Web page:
Chapter

Standards of Rationality and the Challenge of the Moral Skeptic

Anita M. Superson and University of Kentucky

in Out from the Shadows

Published in print March 2012 | ISBN: 9780199855469
Published online May 2012 | e-ISBN: 9780199932788 | DOI: http://dx.doi.org/10.1093/acprof:oso/9780199855469.003.0007

Series: Studies in Feminist Philosophy

Standards of Rationality and the Challenge of the Moral Skeptic

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The traditional model of the skeptic about morally required action takes rational action to be action that best promotes the agent's self‐interest. Hobbesian contractarians expand this position by assuming that persons have only instrumental value, and that hypothetical persons may be embedded in a social context that accords them power over their fellows. Such assumptions introduce a sense of privilege that is problematic from a feminist perspective, allowing the privileged to ask, “Why should I participate in a system that requires self‐sacrifice?” A Kantian model, because it accords persons intrinsic value, shifts the perspective to allow the nonprivileged to ask, “Why should I participate in a system that harms me?” The best model will reflect the fullest sense of ideal rational agency. The Hobbesian model favors a maximizer about his interests; the Kantian model favors a protector of her interests. Crucial for ideal rational agency is that the agent be self‐determining; we need the best of both models, tempered with insights about the significance of having and caring appropriately about one's interests. On this model, anyone can ask, “Given that I have intrinsic value, and that I am able to protect and assert my interests because I care appropriately about them, what kind of action is morally required?” This model allows us to ask whether agents who determine themselves at least partially through their interests act rationally when they act in morally required ways.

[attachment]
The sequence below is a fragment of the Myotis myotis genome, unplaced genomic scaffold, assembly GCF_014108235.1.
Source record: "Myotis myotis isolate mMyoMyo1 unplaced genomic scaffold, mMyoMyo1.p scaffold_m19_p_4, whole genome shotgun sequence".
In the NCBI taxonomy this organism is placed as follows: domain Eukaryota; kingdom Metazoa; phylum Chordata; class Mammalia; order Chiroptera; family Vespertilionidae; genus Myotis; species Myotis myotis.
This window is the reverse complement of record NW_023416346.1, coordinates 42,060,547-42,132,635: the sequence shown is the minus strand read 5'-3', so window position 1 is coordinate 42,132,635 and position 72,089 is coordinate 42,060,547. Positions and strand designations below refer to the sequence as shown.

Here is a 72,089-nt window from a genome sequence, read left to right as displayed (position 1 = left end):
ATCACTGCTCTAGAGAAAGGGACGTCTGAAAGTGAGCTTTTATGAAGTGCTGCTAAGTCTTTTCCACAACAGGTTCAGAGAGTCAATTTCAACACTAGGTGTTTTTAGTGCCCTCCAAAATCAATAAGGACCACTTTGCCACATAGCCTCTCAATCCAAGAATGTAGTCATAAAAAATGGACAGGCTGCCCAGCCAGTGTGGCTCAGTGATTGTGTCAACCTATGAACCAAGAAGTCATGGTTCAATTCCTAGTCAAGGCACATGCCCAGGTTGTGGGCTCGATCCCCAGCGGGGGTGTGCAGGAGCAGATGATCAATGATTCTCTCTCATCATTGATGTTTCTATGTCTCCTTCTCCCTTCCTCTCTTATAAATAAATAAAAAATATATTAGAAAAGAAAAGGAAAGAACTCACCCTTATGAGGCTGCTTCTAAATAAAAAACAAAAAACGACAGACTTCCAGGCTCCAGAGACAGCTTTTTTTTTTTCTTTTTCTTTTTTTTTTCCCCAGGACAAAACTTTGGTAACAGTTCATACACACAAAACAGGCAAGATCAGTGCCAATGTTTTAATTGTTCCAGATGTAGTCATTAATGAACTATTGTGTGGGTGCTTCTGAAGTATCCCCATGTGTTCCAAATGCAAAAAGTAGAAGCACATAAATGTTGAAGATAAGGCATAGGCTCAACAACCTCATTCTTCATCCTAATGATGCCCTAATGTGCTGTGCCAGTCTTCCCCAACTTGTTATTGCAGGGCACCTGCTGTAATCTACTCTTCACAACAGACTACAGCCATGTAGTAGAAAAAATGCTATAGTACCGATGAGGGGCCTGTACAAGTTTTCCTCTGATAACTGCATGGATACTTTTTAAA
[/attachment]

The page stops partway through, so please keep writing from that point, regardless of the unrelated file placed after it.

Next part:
Keywords: moral skeptic; Hobbes; Kant; rationality; rational agency; self-interest; consistency; privilege; interest-bearer; interests

Chapter.  15918 words. 

Subjects: Feminist Philosophy

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